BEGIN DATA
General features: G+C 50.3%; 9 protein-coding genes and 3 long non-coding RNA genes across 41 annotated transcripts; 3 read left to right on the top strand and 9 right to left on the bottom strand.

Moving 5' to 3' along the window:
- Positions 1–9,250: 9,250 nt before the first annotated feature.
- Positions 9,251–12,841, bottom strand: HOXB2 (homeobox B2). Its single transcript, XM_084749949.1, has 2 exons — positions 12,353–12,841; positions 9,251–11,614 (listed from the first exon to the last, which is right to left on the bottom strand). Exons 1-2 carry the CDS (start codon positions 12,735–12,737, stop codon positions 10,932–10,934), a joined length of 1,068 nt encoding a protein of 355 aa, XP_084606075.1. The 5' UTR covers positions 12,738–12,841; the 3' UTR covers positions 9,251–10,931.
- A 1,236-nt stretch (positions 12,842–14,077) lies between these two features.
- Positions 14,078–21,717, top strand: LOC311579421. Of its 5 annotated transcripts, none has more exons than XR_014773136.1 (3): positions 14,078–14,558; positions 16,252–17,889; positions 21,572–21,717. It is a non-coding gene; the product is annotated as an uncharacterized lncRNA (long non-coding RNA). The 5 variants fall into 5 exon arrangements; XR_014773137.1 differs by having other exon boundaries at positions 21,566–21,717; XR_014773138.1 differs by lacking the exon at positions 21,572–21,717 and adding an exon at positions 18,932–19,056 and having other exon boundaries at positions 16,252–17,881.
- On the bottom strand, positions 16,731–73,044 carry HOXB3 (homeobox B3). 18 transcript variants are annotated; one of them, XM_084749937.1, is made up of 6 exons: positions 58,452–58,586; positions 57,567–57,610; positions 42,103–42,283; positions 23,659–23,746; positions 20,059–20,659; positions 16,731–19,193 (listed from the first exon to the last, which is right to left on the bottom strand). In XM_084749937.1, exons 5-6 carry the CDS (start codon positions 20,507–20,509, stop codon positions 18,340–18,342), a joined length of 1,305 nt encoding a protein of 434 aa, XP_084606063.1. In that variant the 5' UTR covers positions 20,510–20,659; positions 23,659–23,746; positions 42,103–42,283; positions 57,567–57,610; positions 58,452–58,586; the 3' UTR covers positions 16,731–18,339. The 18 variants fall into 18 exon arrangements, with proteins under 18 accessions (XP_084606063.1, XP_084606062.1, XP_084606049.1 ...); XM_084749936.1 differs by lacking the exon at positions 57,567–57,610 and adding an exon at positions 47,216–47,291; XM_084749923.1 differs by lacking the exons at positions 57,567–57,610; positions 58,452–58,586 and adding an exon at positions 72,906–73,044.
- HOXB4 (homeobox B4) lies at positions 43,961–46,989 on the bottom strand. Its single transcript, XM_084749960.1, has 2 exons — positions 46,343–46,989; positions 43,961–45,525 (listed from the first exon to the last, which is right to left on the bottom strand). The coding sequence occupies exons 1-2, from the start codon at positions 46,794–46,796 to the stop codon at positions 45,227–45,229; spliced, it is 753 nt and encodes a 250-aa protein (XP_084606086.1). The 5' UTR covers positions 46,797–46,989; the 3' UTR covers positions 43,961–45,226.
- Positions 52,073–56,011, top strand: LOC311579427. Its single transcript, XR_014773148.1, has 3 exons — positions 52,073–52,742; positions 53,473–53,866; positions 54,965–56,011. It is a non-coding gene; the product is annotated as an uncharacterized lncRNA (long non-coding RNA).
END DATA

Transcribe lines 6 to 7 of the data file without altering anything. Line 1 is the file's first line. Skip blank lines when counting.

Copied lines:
- Positions 14,078–21,717, top strand: LOC311579421. Of its 5 annotated transcripts, none has more exons than XR_014773136.1 (3): positions 14,078–14,558; positions 16,252–17,889; positions 21,572–21,717. It is a non-coding gene; the product is annotated as an uncharacterized lncRNA (long non-coding RNA). The 5 variants fall into 5 exon arrangements; XR_014773137.1 differs by having other exon boundaries at positions 21,566–21,717; XR_014773138.1 differs by lacking the exon at positions 21,572–21,717 and adding an exon at positions 18,932–19,056 and having other exon boundaries at positions 16,252–17,881.
- On the bottom strand, positions 16,731–73,044 carry HOXB3 (homeobox B3). 18 transcript variants are annotated; one of them, XM_084749937.1, is made up of 6 exons: positions 58,452–58,586; positions 57,567–57,610; positions 42,103–42,283; positions 23,659–23,746; positions 20,059–20,659; positions 16,731–19,193 (listed from the first exon to the last, which is right to left on the bottom strand). In XM_084749937.1, exons 5-6 carry the CDS (start codon positions 20,507–20,509, stop codon positions 18,340–18,342), a joined length of 1,305 nt encoding a protein of 434 aa, XP_084606063.1. In that variant the 5' UTR covers positions 20,510–20,659; positions 23,659–23,746; positions 42,103–42,283; positions 57,567–57,610; positions 58,452–58,586; the 3' UTR covers positions 16,731–18,339. The 18 variants fall into 18 exon arrangements, with proteins under 18 accessions (XP_084606063.1, XP_084606062.1, XP_084606049.1 ...); XM_084749936.1 differs by lacking the exon at positions 57,567–57,610 and adding an exon at positions 47,216–47,291; XM_084749923.1 differs by lacking the exons at positions 57,567–57,610; positions 58,452–58,586 and adding an exon at positions 72,906–73,044.